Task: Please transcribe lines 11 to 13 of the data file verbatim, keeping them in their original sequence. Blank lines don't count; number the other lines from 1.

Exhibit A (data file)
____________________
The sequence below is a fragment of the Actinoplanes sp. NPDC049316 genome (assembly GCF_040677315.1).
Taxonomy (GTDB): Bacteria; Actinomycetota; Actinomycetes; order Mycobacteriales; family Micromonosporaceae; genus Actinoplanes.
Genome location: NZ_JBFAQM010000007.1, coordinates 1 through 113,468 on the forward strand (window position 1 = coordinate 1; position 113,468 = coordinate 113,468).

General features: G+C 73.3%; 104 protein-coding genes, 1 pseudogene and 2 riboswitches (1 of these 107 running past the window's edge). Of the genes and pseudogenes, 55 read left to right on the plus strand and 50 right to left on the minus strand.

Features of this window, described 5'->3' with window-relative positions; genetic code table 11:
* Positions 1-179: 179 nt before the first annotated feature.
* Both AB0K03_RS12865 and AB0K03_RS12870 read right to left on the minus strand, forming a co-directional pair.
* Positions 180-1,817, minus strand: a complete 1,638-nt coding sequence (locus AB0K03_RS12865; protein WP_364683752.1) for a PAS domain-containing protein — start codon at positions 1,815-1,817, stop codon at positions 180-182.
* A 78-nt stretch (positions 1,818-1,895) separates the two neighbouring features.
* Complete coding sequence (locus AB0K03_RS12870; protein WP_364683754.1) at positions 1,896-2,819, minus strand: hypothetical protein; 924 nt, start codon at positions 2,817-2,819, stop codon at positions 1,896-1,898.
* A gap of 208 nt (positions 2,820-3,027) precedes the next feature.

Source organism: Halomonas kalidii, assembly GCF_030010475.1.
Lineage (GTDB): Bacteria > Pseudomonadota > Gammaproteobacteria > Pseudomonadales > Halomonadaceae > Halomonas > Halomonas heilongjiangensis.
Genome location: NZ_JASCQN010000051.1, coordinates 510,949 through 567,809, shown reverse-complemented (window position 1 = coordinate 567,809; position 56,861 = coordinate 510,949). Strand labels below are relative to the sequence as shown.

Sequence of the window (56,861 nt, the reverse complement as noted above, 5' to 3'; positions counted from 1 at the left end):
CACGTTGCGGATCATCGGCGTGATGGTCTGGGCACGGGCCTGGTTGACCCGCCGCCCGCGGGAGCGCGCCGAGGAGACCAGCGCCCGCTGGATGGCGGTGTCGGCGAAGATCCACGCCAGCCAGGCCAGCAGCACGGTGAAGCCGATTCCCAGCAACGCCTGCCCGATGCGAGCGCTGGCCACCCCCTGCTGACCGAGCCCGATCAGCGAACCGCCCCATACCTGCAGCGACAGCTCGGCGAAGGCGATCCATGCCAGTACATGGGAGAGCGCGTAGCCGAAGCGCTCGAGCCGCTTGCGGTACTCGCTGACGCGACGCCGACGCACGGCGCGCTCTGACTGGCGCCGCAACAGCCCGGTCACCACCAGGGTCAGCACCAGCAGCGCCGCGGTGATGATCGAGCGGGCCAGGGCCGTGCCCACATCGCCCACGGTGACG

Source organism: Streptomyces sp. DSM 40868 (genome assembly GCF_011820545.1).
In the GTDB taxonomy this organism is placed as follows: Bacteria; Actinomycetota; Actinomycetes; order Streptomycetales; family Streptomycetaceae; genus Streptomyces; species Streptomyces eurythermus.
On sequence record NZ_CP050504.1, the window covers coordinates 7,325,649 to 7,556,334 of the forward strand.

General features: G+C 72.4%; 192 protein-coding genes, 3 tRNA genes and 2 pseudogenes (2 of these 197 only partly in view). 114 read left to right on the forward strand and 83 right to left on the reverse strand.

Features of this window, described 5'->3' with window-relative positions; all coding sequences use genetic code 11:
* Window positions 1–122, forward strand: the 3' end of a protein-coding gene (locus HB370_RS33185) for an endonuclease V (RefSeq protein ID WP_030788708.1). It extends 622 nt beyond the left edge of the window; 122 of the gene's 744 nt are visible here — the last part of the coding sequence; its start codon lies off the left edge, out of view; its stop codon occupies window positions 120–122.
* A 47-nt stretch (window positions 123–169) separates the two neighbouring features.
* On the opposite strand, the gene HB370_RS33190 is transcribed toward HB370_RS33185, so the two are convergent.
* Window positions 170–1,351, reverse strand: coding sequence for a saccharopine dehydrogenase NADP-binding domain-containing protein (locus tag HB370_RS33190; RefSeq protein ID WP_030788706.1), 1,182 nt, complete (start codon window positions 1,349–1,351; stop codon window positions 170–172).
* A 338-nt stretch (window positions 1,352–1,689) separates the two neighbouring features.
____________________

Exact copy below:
* A gap of 208 nt (positions 2,820-3,027) precedes the next feature.

Source organism: Halomonas kalidii, assembly GCF_030010475.1.
Lineage (GTDB): Bacteria > Pseudomonadota > Gammaproteobacteria > Pseudomonadales > Halomonadaceae > Halomonas > Halomonas heilongjiangensis.